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COVID-19: Investing in social protection critical for Africa to build back better

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COVID-19: Investing in social protection critical for Africa to build back better

Providing cash and food could reduce people’s vulnerability and promote greater equality, says UN Department of Economic and Social Affairs.
From Africa Renewal: 
24 March 2021
Investing in social protection critical for Africa to build back better after COVID-19

Although Africa has seen relatively low numbers of COVID-19 cases and deaths compared with other continents, its citizens have been hit hard by the economic and social impacts of the pandemic. 

African countries are experiencing an unprecedented economic downturn with a dramatic effect on the implementation of the Sustainable Development Goals.

The continent has headed towards its first economic recession in 25 years, with a contraction of 1.6 per cent in the gross domestic product growth in 2020. In sub‑Saharan Africa, growth was projected to contract by 3.3 per cent in 2020, halting a decade of economic progress. 

Lockdown measures and the economic recession have increased unemployment, poverty, food insecurity and inequality. 

60 million jobs lost in Africa

An estimated 60 million full-time equivalent jobs were lost in the second quarter of 2020 across the continent, including 45 million in sub-Saharan Africa. 

Up to an additional 40 million people were pushed into extreme poverty by the end of 2020 in sub-Saharan Africa. 

Governments have taken many social protection measures in response to the COVID-19 pandemic

In response to the pandemic, African governments have intervened by introducing or adapting over 200 social protection measures, which are policies and programmes designed to reduce poverty and vulnerability.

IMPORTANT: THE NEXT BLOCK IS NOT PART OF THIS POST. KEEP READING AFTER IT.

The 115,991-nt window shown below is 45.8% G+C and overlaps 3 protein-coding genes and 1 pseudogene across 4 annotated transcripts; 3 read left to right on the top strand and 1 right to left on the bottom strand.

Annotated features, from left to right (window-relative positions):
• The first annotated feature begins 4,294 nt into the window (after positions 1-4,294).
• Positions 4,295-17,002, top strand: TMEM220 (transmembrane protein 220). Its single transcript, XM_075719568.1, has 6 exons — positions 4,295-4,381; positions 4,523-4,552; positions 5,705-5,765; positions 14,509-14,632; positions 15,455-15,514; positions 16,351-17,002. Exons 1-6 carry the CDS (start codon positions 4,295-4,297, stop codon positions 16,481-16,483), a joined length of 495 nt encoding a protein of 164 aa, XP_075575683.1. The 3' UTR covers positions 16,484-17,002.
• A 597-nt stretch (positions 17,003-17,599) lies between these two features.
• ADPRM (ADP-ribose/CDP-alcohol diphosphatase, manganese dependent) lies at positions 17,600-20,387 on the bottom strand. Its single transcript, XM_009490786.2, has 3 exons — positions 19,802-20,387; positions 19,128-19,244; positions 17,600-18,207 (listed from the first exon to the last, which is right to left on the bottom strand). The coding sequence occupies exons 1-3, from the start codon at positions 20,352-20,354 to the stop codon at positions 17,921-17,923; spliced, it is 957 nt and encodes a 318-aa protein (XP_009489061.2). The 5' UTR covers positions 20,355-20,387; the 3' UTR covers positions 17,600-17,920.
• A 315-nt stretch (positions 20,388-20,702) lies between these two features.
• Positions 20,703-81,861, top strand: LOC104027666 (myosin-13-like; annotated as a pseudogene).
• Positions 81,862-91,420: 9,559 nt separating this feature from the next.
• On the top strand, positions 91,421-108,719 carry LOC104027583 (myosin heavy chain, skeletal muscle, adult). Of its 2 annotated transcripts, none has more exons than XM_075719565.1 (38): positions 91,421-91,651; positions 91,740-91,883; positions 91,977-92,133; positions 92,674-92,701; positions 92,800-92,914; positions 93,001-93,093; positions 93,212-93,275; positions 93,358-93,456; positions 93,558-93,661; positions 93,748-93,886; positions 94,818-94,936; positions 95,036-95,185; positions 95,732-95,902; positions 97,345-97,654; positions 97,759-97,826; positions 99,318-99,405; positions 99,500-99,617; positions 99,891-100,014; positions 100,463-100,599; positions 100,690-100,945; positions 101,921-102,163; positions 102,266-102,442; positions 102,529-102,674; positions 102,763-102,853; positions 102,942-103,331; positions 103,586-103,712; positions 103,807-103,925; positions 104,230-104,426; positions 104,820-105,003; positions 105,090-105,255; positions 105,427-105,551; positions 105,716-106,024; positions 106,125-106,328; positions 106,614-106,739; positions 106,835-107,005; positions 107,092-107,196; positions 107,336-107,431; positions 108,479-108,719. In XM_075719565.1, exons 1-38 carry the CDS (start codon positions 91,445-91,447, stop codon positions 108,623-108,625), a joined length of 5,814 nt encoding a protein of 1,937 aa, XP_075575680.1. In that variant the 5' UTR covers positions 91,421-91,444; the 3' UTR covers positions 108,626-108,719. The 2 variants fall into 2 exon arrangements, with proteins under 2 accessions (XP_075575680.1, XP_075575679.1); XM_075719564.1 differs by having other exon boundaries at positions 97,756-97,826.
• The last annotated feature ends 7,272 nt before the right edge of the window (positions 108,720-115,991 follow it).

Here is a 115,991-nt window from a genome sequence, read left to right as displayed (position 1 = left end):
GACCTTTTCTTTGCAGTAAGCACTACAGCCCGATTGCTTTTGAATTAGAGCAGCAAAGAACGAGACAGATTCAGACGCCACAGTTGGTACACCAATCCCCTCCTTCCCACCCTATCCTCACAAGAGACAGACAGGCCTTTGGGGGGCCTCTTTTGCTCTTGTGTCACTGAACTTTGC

The measures taken by African governments consist mostly of cash or food given to people or small businesses whose incomes have been badly impacted by the pandemic. 

Other cushioning actions include allowing people to postpone the payment of their water and electricity bills, covering the payment of these utility bills, and paying the salaries of workers in the private sector if their employers are unable to do so. 

The measures reduce people's vulnerability to economic and social risks, as well as enhance their capacity to manage such risks as unemployment, exclusion, sickness, disability and old age. Social protection promotes greater equality.

Many sub-Saharan African countries have instituted new programmes or adjusted existing ones to cover a wider section of the population and, in some cases, increased the benefits paid.

Further investments in social protection will be critical in helping African nations to build back better

Although some of the measures taken by African governments were temporary, they have shown the strength of resilience that social protection can help to support. 

Going forward, African countries should build on these temporary measures and strengthen social protection for the long-term.